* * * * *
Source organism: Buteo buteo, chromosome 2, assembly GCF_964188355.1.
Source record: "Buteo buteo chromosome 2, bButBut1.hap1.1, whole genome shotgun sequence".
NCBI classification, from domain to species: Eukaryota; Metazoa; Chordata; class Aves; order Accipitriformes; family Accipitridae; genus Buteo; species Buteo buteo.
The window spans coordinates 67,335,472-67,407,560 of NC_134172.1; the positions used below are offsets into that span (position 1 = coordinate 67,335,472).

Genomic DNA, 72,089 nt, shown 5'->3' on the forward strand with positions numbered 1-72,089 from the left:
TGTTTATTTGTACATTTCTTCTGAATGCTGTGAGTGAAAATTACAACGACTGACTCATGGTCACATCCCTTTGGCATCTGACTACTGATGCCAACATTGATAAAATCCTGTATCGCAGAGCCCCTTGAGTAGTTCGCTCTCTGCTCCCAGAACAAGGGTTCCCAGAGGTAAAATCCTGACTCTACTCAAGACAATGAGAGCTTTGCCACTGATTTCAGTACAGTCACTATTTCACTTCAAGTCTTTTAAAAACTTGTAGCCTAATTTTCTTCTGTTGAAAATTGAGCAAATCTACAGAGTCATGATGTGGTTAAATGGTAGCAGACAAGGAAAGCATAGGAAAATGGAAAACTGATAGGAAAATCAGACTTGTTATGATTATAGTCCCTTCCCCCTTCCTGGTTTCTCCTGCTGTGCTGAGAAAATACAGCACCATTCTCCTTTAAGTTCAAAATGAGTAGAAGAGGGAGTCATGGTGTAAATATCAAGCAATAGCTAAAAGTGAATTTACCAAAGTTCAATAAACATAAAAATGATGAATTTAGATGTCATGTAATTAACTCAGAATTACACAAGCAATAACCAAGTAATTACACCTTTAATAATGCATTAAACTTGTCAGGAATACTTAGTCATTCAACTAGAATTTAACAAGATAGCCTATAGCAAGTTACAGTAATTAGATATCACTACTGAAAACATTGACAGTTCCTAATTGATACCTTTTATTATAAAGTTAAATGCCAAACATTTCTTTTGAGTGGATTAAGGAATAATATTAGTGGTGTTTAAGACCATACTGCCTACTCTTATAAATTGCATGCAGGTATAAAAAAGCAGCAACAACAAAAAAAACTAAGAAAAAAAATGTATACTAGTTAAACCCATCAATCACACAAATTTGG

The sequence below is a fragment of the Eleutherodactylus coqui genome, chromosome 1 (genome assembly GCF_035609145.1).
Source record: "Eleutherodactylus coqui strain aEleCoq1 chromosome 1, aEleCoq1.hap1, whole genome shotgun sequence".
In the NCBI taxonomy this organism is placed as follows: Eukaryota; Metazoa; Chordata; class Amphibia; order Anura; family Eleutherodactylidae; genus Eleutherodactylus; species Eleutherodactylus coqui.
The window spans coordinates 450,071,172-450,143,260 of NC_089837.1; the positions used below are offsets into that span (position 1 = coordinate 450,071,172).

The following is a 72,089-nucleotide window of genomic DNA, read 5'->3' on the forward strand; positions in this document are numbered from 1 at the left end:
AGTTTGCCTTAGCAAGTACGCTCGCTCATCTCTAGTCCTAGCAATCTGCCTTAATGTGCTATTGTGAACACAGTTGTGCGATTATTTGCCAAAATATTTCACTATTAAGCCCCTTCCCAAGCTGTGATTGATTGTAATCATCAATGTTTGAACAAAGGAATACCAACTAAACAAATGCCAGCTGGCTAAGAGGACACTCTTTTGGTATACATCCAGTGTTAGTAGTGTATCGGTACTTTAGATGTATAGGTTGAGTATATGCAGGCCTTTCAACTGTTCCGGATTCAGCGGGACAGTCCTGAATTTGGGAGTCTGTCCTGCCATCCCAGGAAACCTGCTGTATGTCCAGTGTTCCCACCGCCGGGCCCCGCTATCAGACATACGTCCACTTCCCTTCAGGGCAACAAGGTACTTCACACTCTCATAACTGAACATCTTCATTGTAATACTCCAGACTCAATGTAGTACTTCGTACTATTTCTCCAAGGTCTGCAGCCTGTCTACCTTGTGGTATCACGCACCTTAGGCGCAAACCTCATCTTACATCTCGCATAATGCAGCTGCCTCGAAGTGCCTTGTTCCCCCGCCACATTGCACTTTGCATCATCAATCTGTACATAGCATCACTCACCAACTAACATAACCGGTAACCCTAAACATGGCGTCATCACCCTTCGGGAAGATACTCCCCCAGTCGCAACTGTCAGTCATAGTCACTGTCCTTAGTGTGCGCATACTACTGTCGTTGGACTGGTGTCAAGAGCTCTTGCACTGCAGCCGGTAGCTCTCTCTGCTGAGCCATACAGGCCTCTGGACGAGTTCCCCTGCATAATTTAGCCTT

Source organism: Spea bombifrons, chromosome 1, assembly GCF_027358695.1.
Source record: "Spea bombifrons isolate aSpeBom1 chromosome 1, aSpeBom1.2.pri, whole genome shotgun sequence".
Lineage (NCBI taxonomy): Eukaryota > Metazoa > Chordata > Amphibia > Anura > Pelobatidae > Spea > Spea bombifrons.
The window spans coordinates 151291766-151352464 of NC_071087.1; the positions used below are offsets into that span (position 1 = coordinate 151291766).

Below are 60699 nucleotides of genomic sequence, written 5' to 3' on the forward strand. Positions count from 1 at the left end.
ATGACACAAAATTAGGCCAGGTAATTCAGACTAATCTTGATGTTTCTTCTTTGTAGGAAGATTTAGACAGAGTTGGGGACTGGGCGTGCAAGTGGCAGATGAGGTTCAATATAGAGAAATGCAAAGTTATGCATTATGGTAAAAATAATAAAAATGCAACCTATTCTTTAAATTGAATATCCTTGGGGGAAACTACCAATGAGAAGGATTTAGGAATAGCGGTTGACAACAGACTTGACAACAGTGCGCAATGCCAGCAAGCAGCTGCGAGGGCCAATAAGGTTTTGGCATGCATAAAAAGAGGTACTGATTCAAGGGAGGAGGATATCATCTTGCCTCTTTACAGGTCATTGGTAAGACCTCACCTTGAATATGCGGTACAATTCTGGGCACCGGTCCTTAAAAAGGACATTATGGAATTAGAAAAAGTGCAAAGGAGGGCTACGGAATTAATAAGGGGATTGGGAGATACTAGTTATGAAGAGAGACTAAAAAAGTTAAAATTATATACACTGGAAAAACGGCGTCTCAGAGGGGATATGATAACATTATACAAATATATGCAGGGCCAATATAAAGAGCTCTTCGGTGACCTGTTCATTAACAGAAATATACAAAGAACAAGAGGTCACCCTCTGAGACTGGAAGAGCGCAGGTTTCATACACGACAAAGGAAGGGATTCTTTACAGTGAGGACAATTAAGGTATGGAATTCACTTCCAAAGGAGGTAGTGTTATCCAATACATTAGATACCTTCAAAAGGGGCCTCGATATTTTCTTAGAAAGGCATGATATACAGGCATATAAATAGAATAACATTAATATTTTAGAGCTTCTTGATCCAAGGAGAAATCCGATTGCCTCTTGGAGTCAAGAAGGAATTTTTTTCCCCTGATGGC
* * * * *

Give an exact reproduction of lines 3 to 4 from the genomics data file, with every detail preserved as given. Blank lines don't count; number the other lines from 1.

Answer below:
NCBI classification, from domain to species: Eukaryota; Metazoa; Chordata; class Aves; order Accipitriformes; family Accipitridae; genus Buteo; species Buteo buteo.
The window spans coordinates 67,335,472-67,407,560 of NC_134172.1; the positions used below are offsets into that span (position 1 = coordinate 67,335,472).